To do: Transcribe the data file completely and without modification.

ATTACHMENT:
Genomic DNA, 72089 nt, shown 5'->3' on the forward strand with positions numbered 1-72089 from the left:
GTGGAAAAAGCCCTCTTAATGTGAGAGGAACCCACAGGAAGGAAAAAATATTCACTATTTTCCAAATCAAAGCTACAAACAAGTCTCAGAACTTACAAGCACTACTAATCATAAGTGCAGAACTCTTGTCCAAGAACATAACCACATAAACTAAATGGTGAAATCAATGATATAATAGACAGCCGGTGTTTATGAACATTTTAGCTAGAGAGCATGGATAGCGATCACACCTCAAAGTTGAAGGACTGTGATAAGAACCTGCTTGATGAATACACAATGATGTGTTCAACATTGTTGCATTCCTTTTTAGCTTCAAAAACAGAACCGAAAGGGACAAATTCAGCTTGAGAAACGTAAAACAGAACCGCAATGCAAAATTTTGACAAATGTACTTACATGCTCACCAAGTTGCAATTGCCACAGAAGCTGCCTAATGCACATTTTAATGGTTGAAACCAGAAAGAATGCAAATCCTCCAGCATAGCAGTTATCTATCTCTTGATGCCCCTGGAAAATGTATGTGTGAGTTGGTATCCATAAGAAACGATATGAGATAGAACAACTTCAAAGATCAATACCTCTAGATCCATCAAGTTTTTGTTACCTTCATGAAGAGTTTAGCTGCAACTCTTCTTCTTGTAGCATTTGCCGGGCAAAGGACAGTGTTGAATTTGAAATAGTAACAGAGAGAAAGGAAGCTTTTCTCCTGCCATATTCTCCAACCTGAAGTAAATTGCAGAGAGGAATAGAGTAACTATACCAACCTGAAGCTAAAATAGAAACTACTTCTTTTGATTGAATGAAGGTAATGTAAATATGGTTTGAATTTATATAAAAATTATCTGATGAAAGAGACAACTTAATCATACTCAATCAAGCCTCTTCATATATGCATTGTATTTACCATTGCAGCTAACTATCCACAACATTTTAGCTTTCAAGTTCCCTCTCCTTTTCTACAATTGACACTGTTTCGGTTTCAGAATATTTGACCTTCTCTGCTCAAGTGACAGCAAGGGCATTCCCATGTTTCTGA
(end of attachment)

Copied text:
Genomic DNA, 72089 nt, shown 5'->3' on the forward strand with positions numbered 1-72089 from the left:
GTGGAAAAAGCCCTCTTAATGTGAGAGGAACCCACAGGAAGGAAAAAATATTCACTATTTTCCAAATCAAAGCTACAAACAAGTCTCAGAACTTACAAGCACTACTAATCATAAGTGCAGAACTCTTGTCCAAGAACATAACCACATAAACTAAATGGTGAAATCAATGATATAATAGACAGCCGGTGTTTATGAACATTTTAGCTAGAGAGCATGGATAGCGATCACACCTCAAAGTTGAAGGACTGTGATAAGAACCTGCTTGATGAATACACAATGATGTGTTCAACATTGTTGCATTCCTTTTTAGCTTCAAAAACAGAACCGAAAGGGACAAATTCAGCTTGAGAAACGTAAAACAGAACCGCAATGCAAAATTTTGACAAATGTACTTACATGCTCACCAAGTTGCAATTGCCACAGAAGCTGCCTAATGCACATTTTAATGGTTGAAACCAGAAAGAATGCAAATCCTCCAGCATAGCAGTTATCTATCTCTTGATGCCCCTGGAAAATGTATGTGTGAGTTGGTATCCATAAGAAACGATATGAGATAGAACAACTTCAAAGATCAATACCTCTAGATCCATCAAGTTTTTGTTACCTTCATGAAGAGTTTAGCTGCAACTCTTCTTCTTGTAGCATTTGCCGGGCAAAGGACAGTGTTGAATTTGAAATAGTAACAGAGAGAAAGGAAGCTTTTCTCCTGCCATATTCTCCAACCTGAAGTAAATTGCAGAGAGGAATAGAGTAACTATACCAACCTGAAGCTAAAATAGAAACTACTTCTTTTGATTGAATGAAGGTAATGTAAATATGGTTTGAATTTATATAAAAATTATCTGATGAAAGAGACAACTTAATCATACTCAATCAAGCCTCTTCATATATGCATTGTATTTACCATTGCAGCTAACTATCCACAACATTTTAGCTTTCAAGTTCCCTCTCCTTTTCTACAATTGACACTGTTTCGGTTTCAGAATATTTGACCTTCTCTGCTCAAGTGACAGCAAGGGCATTCCCATGTTTCTGA